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Parents group criticizes heavy sexual content on TV

December 15, 2010 |  1:06 pm

VAMPIRE

On a recent episode of the CBS comedy "Two and a Half Men," it is implied that Jake, the teenage son of Alan's character, is having threesomes with some of his female classmates. Like everything else in the raunchy sitcom, it is played for laughs and no actual sexual acts are depicted.

Not laughing, though, is the Parents Television Council. The Los Angeles-based nonprofit media watchdog group which has made a business out of monitoring television content, released a study Wednesday blasting the broadcast industry for sexualizing teenage girls.

“The results from this report show Tinseltown's eagerness to not only objectify and fetishize young girls, but to sexualize them in such a way that real teens are led to believe their sole value comes from their sexuality," PTC President Tim Winter said in a statement. On a conference call with reporters to discuss the study, Winter said the issue of sexual content and its effect on teenage girls and children needs an "intense spotlight."

The report focused only on broadcast shows and not cable TV, movies or magazines. PTC looked at the top-25 shows among viewer 12 to 17 and then analyzed the amount of sexual content on them. Shows that stood out, besides the above-mentioned "Two and a Half Men," include the CW's "Vampire Diaries," Fox's "Glee" and CBS' "Big Bang Theory." Not on the list was the CW's racy "Gossip Girl," but that's because the show is not among the top 25 with teens.

Asked why PTC doesn't focus on cable or movies where there is as much if not more content that might be considered inappropriate or risque for kids and teens, Winter acknowledged that those channels also need scrutiny. He expressed particular concern about the upcoming MTV show "Skins," a remake of a British hit about sex- and drug-obsessed teens. He said he was not ruling out looking beyond broadcast TV for future reports on sex and kids.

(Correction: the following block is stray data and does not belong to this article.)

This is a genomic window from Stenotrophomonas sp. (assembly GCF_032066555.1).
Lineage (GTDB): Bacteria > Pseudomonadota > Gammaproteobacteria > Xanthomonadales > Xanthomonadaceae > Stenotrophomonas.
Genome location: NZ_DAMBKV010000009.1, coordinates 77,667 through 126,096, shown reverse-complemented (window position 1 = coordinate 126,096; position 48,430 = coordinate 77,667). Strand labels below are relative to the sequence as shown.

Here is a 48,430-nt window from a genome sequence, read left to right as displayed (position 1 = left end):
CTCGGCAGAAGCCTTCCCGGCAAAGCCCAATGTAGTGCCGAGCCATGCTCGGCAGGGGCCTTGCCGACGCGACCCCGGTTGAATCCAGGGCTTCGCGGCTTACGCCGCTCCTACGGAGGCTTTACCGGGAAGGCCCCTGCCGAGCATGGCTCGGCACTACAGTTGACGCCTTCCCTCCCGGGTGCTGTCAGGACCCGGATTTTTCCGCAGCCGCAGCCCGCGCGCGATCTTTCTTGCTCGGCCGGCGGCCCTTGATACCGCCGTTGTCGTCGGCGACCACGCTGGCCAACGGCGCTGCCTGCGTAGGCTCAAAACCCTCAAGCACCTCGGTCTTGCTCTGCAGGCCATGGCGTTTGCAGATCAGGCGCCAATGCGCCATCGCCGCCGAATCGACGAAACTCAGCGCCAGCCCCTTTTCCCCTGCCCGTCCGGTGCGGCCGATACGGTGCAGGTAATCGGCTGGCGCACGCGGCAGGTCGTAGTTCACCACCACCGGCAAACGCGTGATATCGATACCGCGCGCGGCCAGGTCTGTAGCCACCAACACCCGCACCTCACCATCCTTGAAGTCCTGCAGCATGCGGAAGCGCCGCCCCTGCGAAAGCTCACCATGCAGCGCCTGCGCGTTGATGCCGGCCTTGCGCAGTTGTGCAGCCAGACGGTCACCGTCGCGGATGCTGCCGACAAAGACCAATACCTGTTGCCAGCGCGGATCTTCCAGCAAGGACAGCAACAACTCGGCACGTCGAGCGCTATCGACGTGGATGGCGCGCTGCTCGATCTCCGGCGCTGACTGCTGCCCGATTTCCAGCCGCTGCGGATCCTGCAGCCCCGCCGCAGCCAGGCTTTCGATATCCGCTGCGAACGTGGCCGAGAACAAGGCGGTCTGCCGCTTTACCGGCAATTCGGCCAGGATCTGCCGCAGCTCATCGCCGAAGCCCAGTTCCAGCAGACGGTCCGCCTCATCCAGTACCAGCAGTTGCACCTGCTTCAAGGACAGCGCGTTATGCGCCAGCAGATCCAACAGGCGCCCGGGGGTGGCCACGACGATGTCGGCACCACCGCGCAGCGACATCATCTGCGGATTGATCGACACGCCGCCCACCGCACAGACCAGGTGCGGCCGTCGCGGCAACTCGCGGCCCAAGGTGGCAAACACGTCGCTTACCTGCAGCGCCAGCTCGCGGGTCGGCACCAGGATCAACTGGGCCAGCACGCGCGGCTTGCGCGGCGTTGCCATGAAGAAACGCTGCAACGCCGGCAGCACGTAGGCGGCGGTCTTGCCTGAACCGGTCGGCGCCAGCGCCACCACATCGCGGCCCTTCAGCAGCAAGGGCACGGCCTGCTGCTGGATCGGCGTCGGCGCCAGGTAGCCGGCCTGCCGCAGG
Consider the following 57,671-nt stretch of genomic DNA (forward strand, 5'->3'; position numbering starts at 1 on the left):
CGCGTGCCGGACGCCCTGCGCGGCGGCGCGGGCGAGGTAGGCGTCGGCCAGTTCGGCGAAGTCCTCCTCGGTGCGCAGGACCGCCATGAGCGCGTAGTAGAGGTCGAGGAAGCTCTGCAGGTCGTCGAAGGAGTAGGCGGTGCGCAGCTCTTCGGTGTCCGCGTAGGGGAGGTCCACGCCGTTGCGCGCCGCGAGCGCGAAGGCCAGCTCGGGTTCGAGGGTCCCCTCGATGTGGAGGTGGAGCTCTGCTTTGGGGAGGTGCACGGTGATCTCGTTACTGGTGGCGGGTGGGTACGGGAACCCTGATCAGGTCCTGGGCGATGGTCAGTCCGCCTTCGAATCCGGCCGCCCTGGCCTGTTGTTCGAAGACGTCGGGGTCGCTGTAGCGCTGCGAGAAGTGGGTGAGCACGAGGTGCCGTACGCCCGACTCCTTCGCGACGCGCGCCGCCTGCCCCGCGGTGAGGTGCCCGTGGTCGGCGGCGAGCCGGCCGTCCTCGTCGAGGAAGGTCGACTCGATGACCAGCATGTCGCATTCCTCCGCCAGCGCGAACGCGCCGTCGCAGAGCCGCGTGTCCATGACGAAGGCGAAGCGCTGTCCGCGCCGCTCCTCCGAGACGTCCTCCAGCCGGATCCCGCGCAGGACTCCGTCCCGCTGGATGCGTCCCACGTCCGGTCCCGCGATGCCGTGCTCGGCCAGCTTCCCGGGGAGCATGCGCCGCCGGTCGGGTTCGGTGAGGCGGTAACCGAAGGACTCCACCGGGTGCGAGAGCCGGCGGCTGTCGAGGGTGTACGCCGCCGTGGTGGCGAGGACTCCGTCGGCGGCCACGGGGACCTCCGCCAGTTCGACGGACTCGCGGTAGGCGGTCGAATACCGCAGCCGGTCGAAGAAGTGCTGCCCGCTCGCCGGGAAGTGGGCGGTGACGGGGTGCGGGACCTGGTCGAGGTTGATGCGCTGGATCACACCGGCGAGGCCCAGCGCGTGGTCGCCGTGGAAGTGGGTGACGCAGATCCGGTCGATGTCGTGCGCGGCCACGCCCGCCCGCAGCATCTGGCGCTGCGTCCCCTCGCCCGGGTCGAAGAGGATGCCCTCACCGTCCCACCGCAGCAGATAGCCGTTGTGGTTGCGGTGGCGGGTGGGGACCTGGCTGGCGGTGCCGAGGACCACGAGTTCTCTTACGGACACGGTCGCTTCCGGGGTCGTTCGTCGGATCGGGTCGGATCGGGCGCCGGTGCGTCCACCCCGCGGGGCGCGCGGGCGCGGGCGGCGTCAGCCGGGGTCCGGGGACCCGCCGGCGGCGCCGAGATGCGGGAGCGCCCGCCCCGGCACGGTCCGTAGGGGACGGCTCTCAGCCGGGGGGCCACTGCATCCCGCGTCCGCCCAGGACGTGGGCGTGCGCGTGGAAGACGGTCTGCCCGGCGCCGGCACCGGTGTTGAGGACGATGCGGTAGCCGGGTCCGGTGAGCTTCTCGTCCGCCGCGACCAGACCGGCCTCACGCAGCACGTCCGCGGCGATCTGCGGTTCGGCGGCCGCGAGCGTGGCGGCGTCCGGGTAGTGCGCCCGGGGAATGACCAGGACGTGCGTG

"TV executives have made it their business to profit off of programs that depict teen girls blissfully being sexualized by casual partners," Winter said.

Broadcasters often make for an easy target vs. movies, cable TV and magazines because unlike other media they are regulated by the Federal Communications Commission and their advertisers are sometimes more susceptible to pressure from advocacy groups.

According to the report, underage female characters were depicted in a sexual manner far more often than adults and only 5% of those depictions showed the character expressing any form of "dislike" for being sexualized. The PTC looked at sexual innuendo, "erotic kissing" and "erotic touching," "implied intercourse" and "implied nudity" in making its assessments.

"Clearly there are inherent dangers in having a cultural milieu that accepts and encourages this sexual contradiction of encouraging underage girls to look sexy, yet realizing they know very little about what it means to be sexual."

Winters said the PTC was not looking to single out any particular show, network or producer with its report. It said it wants to make parents more aware and the creators, performers and distributors of the shows more understanding of the "magnitude of their influence." The goal, Winter said, is to "spark a new national dialogue."

TV Watch, a group whose backers include CBS, NBC Universal and Fox parent News Corp. said in a statement that, "parents understand that all programing is not for all children and, according to polling conducted solely among parents, take seriously their efforts to ensure their children view what is appropriate based on their age, taste and values. What is increasingly difficult to take seriously, is a patchwork of studies characterized by vagaries and omissions, apparently intended to raise money because the group has the word 'Parents' in its name."

-- Joe Flint

Photo: The CW's "Vampire Diaries," which was singled out by PTC study on sexualizing teen girls. Credit: Quantrell Colbert/CW

For the record: This post was corrected to reflect that the PTC is now based in Los Angeles and updated to include a statement from TV Watch, an organization whose supporters include several broadcast networks, reacting to the study. 

 

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